Chapter 1: Quest.

Grundy Golem stretched and bounced off his cushion. He looked at himself in the mirror, not totally pleased. He stood the height of a normal man's spread-fingered hand, and that was fine for sleeping on a cushion but not all that great when it came to making an impression on the Land of Xanth.

It was a nice new day. Almost, he was able to forget that he was the least significant of living creatures. When he had been a true golem fashioned of wood and rag he had longed to be a real living thing, supposing that he would be satisfied if only he could become flesh. At last he had won that goal and for a time he had believed that he was happy. But slowly the truth had sunk in: he was still only a hands-breadth greater than nothing.

No one took him seriously. They thought he had a smart mouth because he liked insulting people; actually it was because he was trying desperately to cover over his deepening awareness of his own inadequacy. When he used his talent of language to make some other person or creature feel low, he felt a little higher himself--for a moment. But now he knew that this was a false device, and that his mouth had mainly brought him the contempt of others. He wished he could undo that damage and make of himself a genuinely worthwhile and respected person--but he didn't know how.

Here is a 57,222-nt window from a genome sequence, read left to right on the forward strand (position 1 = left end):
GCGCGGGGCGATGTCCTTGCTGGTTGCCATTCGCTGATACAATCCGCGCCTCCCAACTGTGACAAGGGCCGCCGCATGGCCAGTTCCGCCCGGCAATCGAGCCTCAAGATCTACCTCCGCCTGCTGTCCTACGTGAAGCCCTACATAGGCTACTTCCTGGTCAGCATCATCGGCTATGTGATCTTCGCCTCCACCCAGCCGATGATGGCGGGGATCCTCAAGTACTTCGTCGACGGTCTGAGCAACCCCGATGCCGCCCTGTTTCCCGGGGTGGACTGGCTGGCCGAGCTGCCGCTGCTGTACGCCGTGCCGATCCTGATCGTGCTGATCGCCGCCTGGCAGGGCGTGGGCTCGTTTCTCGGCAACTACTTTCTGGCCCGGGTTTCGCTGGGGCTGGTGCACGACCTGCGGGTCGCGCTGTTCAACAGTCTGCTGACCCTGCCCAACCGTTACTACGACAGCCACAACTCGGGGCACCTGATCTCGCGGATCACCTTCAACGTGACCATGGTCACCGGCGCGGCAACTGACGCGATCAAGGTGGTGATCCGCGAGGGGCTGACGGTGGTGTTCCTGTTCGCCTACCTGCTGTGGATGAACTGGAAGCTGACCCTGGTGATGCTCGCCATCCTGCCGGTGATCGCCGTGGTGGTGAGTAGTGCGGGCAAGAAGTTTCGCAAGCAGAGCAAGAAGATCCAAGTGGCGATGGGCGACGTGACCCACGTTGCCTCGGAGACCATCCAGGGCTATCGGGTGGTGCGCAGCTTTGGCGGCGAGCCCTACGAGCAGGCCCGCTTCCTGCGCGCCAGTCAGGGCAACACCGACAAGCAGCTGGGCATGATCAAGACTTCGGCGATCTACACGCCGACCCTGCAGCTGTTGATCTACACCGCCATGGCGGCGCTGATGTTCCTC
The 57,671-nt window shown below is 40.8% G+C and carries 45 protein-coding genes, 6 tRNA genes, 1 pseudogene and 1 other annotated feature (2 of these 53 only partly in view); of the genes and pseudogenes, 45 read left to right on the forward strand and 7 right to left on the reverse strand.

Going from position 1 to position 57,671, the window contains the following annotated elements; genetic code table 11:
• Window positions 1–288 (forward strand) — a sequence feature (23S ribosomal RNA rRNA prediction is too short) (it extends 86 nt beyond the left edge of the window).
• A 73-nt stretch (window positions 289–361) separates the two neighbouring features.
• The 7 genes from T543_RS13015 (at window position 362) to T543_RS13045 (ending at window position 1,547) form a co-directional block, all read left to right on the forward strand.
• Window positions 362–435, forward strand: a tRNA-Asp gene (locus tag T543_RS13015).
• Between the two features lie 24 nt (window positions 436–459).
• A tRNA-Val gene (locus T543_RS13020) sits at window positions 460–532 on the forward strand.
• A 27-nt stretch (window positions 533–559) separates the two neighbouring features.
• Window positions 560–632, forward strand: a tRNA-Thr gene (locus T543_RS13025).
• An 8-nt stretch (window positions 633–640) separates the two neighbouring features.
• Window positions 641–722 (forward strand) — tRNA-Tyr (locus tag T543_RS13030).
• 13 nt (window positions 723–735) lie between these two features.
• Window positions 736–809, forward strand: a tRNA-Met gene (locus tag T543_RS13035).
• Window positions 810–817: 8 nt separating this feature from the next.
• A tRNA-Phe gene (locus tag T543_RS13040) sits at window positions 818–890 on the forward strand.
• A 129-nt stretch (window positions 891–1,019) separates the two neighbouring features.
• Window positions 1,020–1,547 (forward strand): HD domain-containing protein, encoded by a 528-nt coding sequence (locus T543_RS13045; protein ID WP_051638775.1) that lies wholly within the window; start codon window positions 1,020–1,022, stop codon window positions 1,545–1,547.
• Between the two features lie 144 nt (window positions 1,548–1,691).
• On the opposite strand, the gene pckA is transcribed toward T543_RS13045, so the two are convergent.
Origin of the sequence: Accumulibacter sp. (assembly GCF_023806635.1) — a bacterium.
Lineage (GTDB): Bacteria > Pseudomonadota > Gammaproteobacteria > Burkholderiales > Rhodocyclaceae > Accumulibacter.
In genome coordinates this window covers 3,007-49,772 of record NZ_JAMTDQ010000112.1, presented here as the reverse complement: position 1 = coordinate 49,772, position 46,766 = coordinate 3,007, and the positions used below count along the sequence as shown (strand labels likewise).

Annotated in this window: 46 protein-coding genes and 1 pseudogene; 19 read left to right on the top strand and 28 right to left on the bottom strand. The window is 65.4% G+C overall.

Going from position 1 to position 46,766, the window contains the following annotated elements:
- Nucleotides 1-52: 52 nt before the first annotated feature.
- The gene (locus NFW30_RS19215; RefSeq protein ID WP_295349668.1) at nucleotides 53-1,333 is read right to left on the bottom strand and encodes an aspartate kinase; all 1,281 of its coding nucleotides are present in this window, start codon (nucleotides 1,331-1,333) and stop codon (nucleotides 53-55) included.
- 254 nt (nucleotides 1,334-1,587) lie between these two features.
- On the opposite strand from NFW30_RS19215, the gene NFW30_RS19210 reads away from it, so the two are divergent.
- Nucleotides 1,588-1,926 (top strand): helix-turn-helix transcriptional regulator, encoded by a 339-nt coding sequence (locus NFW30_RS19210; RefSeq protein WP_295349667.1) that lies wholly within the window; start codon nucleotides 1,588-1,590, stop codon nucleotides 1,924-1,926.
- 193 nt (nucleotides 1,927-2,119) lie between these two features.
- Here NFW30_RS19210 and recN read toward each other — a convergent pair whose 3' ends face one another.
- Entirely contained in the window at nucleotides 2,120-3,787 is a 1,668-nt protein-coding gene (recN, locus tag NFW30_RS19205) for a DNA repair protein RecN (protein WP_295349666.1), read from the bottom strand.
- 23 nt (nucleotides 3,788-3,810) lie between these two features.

Meanwhile, he was hungry. That was a consequence of being real: he had to eat. It hadn't been that way when he had been a true golem. Then he had suffered no hunger, pain, or calls of nature. But he liked it better this way, he decided, because he also felt living pleasures.

And living miseries...

He slid down the banister and scrambled out the window that was normally left open for him. He landed in a clump of toadstools that had sprung up overnight, knocking several over. Unfortunately, a small toad had been sitting on one.

"Clumsy oaf!" the toad croaked, righting himself. "Watch where you're going!"

"Listen, frogface," Grundy retorted. "This is my path! You have no business here."

"I was on a toadstool, as I have a perfect right to be," the toad protested. "You just came barging through!"

The creature had a case, but Grundy didn't care. His irritation with the situation--and with all of Xanth--caused him to react in the familiar way that he wished he didn't. "Know what I think of that? I'll bash all these stinky things to smithereens!" And he grabbed up a stick and laid about him, knocking over toadstools right and left. Grundy was no giant, but they stood only about knee-high to him, and were easy to dispatch.